Awards and recognition
SFU university lecturer, associate dean, Sarah D. Johnson awarded 3M National Teaching Fellowship
In the classroom, Sarah Johnson’s students and colleagues describe her as “enthusiastic, supportive, and compassionate” among many acclamations. Since joining SFU in 2005, her significant contributions to education have opened doors for all students who wish to pursue physics and are being recognized with a 2023 3M National Teaching Fellowship Award.
The fellowship, granted by the Society for Teaching and Learning in Higher Education, is Canada’s most prestigious recognition of exceptional contributions to education at the post-secondary level. Among several feats, the award celebrates Johnson’s remarkable efforts in breaking the barriers that prevent young women from pursuing education and careers in physics and founding SFU’s Science and Math Peer-Tutoring Program.
In her classes, Johnson’s educational approach consists of “demystifying” physics for her students, reminding them that although the content may be challenging to comprehend at first, the fascinating field is open for everyone to discover.
To make physics accessible, relevant and engaging to students, Johnson applies innovative teaching techniques, such as studio physics, research-informed laboratory courses and flipped classrooms.
Not long after joining SFU, Johnson developed an early intervention program aimed at improving the retention of science students beginning their post-secondary education. The program provided tutorials in large first-year physics classes for students identified as being at high risk of failing.
In 2010, Johnson collaborated with several female faculty members from SFU’s Department of Physics to co-found the Girls Exploring Physics (GEP) program, an initiative designed to inspire girls in Grades 9 and 10 to pursue careers in physics.
“Sometimes it’s easier for young adults to relate to someone who looks like them,” says Johnson.
Led by Johnson, the program offers workshops free of cost at SFU’s Burnaby campus, consisting of hands-on activities in various physics sub-disciplines, a tour of SFU’s Trottier astronomical observatory, and a discussion of career opportunities for those pursuing physics at the university level.
Johnson strives to be a role model for young women interested in physics and credits her students for helping her stay motivated. “They keep me feeling young and inspired,” she says.
Johnson champions teaching and learning across the university by supporting projects such as a decolonizing and Indigenizing STEM Community of Practice for faculty in the sciences, as well as founding the Science & Math Peer Tutoring Program, a free tutoring program for all science and math students at SFU. Between 2014 and 2017, the program expanded to more than 16 student volunteers and became part of SFU’s university-wide Peer Education Program.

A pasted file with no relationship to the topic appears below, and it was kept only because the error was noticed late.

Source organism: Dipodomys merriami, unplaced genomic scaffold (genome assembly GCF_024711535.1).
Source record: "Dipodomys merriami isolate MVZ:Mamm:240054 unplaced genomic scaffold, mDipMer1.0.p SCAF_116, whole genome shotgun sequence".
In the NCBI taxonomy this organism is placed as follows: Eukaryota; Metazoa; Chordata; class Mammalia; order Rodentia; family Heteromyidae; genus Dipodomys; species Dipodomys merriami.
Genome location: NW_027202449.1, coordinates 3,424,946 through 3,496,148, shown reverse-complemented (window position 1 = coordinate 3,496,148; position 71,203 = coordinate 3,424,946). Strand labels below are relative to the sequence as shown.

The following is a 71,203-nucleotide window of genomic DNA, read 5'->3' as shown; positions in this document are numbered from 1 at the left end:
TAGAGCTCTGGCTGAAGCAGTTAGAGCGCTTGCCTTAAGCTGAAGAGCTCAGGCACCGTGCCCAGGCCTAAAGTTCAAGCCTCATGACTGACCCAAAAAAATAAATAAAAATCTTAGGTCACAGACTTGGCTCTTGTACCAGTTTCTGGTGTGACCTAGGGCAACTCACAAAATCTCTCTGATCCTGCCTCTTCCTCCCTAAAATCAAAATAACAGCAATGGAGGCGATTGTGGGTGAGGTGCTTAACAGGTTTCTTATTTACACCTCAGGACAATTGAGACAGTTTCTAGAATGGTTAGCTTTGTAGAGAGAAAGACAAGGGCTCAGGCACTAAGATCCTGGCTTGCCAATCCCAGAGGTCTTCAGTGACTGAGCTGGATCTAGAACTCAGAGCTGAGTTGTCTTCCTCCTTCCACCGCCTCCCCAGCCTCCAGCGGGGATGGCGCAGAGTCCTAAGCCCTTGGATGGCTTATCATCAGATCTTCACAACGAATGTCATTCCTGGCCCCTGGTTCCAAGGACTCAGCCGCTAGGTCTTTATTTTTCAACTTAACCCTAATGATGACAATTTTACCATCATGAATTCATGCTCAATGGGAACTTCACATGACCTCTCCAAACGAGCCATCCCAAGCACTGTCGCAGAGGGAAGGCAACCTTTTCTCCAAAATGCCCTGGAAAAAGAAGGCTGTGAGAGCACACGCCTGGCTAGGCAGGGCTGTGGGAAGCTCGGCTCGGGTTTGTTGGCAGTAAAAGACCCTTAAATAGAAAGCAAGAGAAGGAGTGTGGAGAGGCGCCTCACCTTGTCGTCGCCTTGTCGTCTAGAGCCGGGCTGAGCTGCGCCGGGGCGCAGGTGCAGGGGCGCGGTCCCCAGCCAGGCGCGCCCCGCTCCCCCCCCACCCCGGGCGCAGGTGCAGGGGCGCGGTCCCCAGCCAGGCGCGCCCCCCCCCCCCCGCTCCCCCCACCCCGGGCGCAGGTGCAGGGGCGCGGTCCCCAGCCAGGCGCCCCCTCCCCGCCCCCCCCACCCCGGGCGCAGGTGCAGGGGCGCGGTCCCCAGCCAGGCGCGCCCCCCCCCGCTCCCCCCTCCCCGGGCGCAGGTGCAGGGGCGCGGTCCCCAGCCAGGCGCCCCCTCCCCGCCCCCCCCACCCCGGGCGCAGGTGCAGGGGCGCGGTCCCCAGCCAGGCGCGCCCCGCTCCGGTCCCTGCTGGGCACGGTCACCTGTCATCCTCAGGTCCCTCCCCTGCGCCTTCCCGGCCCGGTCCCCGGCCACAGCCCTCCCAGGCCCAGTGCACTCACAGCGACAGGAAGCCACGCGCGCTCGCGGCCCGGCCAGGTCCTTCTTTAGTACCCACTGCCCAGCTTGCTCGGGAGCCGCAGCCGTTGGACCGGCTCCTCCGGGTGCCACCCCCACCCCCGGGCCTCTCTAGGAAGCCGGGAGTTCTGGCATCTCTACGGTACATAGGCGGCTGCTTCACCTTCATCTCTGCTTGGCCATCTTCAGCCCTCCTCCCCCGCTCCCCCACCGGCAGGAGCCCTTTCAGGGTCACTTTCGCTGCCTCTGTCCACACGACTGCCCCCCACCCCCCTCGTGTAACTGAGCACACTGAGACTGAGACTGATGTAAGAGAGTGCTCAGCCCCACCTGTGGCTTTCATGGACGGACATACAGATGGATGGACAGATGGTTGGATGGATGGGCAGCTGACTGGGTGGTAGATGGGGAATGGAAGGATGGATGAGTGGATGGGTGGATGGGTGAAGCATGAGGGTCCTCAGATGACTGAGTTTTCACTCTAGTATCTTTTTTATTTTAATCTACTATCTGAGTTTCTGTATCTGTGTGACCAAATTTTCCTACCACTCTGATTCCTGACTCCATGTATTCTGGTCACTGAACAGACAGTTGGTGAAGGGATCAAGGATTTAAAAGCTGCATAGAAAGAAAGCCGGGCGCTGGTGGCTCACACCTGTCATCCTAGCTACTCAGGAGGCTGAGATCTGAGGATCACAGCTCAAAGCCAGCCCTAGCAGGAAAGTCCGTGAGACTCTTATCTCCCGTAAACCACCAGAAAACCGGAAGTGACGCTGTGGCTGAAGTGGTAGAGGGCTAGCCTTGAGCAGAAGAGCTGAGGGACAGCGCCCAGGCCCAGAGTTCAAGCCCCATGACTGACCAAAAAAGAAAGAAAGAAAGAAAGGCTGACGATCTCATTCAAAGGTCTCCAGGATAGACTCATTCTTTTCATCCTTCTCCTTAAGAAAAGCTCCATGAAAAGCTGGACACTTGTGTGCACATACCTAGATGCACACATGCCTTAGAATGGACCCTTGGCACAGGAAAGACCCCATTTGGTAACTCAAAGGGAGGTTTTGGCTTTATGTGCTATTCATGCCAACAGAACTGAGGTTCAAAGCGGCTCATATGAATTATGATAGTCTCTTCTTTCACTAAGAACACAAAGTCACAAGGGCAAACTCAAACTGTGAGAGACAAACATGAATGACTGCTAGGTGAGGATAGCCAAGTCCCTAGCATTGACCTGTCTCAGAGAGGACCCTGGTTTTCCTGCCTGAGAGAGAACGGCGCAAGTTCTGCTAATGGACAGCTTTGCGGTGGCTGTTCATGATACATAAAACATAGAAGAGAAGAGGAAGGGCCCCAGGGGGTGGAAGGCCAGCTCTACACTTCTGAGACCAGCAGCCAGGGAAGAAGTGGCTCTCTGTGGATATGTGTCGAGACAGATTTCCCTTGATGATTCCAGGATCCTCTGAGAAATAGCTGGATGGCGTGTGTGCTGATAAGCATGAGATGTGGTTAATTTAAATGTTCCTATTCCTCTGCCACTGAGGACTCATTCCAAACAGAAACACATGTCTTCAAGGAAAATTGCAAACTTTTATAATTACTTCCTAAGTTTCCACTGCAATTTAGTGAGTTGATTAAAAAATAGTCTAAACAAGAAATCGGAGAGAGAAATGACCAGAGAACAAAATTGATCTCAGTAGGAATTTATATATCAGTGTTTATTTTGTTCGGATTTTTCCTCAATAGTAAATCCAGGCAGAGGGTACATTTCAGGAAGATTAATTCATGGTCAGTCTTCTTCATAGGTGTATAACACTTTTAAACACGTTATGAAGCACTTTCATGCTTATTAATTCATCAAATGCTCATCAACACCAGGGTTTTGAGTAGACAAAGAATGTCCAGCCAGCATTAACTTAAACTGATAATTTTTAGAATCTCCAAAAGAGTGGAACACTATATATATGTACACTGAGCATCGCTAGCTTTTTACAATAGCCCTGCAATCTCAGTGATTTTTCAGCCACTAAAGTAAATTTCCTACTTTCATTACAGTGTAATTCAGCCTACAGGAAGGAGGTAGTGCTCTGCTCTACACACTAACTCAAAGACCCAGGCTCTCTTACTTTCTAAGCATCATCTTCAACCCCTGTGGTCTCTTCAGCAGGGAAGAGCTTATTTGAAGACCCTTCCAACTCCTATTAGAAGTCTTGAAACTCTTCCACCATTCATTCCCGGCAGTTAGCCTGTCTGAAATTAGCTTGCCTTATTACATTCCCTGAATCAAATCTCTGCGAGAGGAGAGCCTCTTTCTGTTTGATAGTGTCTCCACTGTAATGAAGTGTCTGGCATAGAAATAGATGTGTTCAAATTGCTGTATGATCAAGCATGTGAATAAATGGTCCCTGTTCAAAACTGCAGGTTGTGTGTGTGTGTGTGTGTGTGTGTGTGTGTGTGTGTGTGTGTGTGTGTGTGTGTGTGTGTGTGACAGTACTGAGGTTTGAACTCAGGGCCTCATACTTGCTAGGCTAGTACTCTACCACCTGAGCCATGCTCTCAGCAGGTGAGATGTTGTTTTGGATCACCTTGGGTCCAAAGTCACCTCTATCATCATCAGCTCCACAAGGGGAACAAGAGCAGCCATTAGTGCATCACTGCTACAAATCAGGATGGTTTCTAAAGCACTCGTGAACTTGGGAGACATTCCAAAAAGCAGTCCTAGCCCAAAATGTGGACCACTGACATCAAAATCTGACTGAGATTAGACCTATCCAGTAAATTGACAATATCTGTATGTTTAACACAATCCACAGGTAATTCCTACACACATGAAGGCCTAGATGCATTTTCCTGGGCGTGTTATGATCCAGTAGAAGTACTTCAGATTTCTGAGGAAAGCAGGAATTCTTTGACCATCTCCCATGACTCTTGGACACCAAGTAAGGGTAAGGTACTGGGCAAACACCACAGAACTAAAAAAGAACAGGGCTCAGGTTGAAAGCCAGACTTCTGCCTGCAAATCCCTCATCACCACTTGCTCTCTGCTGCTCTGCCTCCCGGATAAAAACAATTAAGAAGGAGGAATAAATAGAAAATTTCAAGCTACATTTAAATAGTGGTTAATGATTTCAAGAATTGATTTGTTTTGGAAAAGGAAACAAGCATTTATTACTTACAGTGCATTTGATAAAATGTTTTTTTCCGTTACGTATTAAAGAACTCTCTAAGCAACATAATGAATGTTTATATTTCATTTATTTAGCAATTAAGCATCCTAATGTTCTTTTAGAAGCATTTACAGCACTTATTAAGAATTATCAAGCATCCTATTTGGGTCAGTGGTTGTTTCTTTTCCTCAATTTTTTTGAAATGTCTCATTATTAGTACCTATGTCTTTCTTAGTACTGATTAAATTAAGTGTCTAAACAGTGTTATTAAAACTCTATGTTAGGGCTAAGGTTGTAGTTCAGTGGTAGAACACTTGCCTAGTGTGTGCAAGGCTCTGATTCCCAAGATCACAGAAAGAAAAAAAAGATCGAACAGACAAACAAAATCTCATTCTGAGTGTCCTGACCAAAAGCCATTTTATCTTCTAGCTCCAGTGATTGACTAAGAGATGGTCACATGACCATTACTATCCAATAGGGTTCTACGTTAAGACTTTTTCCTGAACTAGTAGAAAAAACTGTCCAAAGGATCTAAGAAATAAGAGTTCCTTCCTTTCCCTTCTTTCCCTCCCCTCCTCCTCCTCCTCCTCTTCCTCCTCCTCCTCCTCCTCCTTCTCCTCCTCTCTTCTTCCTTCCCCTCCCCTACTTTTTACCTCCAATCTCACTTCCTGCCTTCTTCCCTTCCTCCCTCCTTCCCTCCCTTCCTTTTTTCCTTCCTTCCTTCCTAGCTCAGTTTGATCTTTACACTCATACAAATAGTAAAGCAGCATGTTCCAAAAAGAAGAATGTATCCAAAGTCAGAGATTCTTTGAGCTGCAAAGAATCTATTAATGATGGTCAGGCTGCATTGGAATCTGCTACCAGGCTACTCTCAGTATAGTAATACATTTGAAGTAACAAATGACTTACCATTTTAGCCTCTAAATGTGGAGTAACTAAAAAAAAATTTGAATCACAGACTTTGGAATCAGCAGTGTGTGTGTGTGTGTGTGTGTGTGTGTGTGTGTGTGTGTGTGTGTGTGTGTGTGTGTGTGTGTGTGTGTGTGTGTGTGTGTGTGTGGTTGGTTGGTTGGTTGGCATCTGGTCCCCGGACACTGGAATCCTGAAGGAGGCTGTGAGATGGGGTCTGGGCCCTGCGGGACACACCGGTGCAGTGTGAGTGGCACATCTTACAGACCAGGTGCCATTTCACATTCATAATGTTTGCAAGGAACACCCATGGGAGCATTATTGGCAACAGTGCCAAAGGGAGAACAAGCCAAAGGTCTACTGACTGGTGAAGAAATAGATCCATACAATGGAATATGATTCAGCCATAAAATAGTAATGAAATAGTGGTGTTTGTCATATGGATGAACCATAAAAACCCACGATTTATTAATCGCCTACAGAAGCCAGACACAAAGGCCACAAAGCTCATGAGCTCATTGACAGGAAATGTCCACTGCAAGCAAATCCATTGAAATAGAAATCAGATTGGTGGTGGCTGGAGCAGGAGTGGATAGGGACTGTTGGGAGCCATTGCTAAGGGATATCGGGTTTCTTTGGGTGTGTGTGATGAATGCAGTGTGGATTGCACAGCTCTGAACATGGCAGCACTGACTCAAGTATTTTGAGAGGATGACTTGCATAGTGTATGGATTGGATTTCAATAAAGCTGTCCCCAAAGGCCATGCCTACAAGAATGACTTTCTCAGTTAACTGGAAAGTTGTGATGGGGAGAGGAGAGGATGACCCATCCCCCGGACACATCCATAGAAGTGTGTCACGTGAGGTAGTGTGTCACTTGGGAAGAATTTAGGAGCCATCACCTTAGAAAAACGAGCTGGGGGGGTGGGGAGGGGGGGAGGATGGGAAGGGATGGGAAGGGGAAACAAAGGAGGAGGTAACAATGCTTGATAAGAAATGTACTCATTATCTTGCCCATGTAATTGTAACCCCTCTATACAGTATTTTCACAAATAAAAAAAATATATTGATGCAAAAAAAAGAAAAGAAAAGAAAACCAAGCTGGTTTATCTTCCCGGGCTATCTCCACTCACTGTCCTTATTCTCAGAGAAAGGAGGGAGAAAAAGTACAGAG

One of the most fulfilling aspects of her work is meeting former students who decided to pursue careers in physics after taking one of her classes or attending a Girls Exploring Physics workshop. “It’s so rewarding to learn that I had a hand in helping them pursue their passion,” she says.
“Johnson’s passion for student success and addressing inequity in science using innovative and often collaborative efforts such as the highly successful Science and Math Peer Tutoring program, her commitment to community outreach, and so much more, embody the ideals of the 3M fellowship”, says Sheri Fabian, a criminology professor who was awarded a 3M fellowship in 2019. “I am excited to welcome her to this community.”
Johnson joins the prestigious cohort of educators with aspirations to continue to support learning at SFU, especially incoming students. “I want to look at how I can help ease the transition for high school students as they begin to take science courses at the post-secondary level,” she says.
“It’s an incredible honour to be receiving this award,” she adds. “But it wouldn’t be possible without the continuous support of my amazing colleagues at SFU and all my incredible students. I’ve collaborated heavily with faculty members and students from around the institution and enjoyed working with them very much.”
Johnson is one of 10 recipients to receive the honour in 2023. She now joins more than 350 3M National Teaching Fellows who have been recognized since the fellowship awards began in 1986, and who continue to elevate teaching and learning at their home institutions and through collaborative initiatives supported by 3M Canada, the society, and its Council of 3M Fellows.